Thursday, 29 December 2011

The final chemo

Back we schlepped to the hospital for my final pre-chemo blood test. An old man who I had sat next to in chemo before was sat there waiting for his blood test. I remembered from when I sat next to him last, he was watching American Pie on DVD and enjoying it a bit too much... Anywho, we started talking (about cancer of course) and he asked me how I discovered my cancer, so I went through the whole saga and to be polite, I reciprocated the question. I wish I hadn't. He went into far too much detail about his testicles, having had to have one of them removed and made me (and my mum) feel rather uncomfortable, although was a rather fascinating story!

The doctor came much quicker than last time. It was the same registrar who performed my bone marrow aspiration, who was extremely calm, friendly and most importantly patient with all my parents' questions. The doctor who we normally see is very rushed, frantic and always late. We talked about symptoms again and how I'd been feeling. I told her again about my itchy ears (so annoying!) and face and dry, sore eyes. She re-prescribed the same anti-biotics the consultant had previously prescribed, as when the course of pills had finished, they began itching again and also prescribed some fake tears, which are very similar to normal eye drops, but a bit stronger. She said that my blood levels were fine and congratulated me on how well I'd been coping with all the treatment. We were sat with her for what seemed like quite a long time and she recorded a summary of our consultation of her dictaphone. She signed me off to have my final chemo the next day.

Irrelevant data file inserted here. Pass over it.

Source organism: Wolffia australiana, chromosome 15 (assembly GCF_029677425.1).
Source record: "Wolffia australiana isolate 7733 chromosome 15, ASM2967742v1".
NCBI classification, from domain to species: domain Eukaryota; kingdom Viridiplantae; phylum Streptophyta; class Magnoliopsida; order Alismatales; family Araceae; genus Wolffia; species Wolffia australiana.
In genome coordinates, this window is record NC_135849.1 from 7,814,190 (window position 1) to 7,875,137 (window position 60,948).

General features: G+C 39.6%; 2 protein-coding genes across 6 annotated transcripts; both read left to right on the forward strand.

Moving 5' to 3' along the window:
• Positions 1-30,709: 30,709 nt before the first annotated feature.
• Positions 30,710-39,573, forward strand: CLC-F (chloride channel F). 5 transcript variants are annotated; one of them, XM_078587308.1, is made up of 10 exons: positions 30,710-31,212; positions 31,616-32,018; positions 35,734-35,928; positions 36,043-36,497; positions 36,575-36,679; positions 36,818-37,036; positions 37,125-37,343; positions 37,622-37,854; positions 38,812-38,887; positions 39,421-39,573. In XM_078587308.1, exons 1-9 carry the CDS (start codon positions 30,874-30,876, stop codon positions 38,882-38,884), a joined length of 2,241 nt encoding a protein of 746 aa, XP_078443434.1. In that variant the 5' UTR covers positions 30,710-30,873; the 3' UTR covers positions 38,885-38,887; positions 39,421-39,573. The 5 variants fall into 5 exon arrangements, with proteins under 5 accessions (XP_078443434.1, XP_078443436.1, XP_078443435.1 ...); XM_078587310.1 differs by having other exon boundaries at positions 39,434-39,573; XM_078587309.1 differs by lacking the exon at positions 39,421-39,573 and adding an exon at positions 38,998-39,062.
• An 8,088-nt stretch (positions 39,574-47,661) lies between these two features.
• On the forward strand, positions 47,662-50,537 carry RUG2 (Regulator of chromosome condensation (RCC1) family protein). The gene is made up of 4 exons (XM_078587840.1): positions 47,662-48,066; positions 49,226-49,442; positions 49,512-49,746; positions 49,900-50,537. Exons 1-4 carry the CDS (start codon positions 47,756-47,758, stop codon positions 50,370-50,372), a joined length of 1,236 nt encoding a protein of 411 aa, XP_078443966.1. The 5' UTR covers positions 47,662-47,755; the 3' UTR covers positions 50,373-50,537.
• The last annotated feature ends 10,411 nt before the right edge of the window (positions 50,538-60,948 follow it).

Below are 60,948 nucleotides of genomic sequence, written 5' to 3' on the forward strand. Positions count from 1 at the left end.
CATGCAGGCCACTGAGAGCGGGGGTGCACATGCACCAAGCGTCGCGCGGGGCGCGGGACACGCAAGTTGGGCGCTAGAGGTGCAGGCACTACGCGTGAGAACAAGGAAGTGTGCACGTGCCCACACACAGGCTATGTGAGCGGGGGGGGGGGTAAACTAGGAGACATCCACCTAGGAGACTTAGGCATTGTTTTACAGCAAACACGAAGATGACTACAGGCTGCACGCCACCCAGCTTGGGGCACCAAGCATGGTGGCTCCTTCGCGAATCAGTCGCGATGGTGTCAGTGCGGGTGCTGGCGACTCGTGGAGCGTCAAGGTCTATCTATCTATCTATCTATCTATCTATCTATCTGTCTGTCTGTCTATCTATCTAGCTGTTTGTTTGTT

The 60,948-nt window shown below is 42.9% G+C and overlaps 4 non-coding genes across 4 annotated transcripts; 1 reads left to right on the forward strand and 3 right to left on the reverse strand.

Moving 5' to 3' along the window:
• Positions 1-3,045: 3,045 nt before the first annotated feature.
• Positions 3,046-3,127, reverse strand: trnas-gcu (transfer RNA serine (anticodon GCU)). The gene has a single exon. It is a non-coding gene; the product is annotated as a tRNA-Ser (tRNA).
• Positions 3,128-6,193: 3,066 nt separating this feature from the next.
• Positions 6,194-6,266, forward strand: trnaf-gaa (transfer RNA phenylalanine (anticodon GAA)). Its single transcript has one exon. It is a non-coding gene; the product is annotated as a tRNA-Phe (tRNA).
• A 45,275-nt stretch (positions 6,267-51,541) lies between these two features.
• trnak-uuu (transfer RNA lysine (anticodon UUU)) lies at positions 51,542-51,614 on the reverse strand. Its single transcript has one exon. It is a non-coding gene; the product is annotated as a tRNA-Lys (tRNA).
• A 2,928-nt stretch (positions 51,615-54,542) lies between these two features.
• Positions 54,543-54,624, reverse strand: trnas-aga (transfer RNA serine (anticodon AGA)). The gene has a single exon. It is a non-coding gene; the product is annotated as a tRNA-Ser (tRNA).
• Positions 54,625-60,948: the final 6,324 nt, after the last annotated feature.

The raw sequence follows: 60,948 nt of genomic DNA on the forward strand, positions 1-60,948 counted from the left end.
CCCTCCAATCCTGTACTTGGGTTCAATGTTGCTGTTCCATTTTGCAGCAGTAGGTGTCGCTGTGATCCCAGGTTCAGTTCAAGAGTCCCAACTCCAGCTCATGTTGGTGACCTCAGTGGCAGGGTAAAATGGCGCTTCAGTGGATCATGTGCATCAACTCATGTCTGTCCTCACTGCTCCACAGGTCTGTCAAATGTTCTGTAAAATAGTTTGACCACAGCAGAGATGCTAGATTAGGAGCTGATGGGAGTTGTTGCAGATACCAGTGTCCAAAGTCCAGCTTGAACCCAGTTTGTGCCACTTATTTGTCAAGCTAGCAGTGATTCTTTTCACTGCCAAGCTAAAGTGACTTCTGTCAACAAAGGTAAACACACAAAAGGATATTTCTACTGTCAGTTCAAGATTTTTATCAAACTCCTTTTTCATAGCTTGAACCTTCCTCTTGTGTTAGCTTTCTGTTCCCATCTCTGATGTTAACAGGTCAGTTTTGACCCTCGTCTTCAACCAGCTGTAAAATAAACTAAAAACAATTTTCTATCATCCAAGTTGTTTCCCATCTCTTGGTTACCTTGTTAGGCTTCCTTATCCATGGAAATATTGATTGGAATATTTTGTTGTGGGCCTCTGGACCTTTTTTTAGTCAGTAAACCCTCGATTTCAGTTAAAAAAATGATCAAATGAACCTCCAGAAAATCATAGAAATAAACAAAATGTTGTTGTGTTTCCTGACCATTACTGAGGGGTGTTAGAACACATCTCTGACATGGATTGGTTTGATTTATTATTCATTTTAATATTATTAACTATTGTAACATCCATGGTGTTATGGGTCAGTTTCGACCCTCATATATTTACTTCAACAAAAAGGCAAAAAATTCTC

I was almost sad (in a bizzare way) arriving for my last chemotherapy. The ward had been decked out with Christmas decorations and there was a festive vibe in the air. There were even ball balls hanging from the drip stands (and extra chocolates!) My canular was inserted, first time, and was hooked up. We were there for about three hours and were done. My parents had bought all the nurses presents to say thank you for all their support and a Merry Christmas.

Chemo has really opened my eyes, as what I thought I knew before having cancer, didn't really compare to what I actually experienced. I thought that all chemos were the same and that everyone becomes violently ill from it. There are so many different types of chemotherapy, and each dose is tailor made for the specific patient. Some people have more of less of some drugs, some have certain drugs which others won't. It's all extremely specific and very complicated.

My next stage is another radioactive  PET CTscan, which will happen next week. Hoping that the third one will be the lucky one! Superman, watch out! This one is to make sure that the cancer has fully cleared. If it has, then we can proceed with the stem cell transplant, if not they will have to take a slightly different route. I will keep you all posted. Meanwhile, my ears are still freakishly itchy, as is my face.I also have follow up appointments with the dermatologist and rheumatologist who we will be seeing the same week as the haemotologist the week after the scan. Can't wait! What a fun week that is turning out to be!

Monday, 12 December 2011

Finally, some good news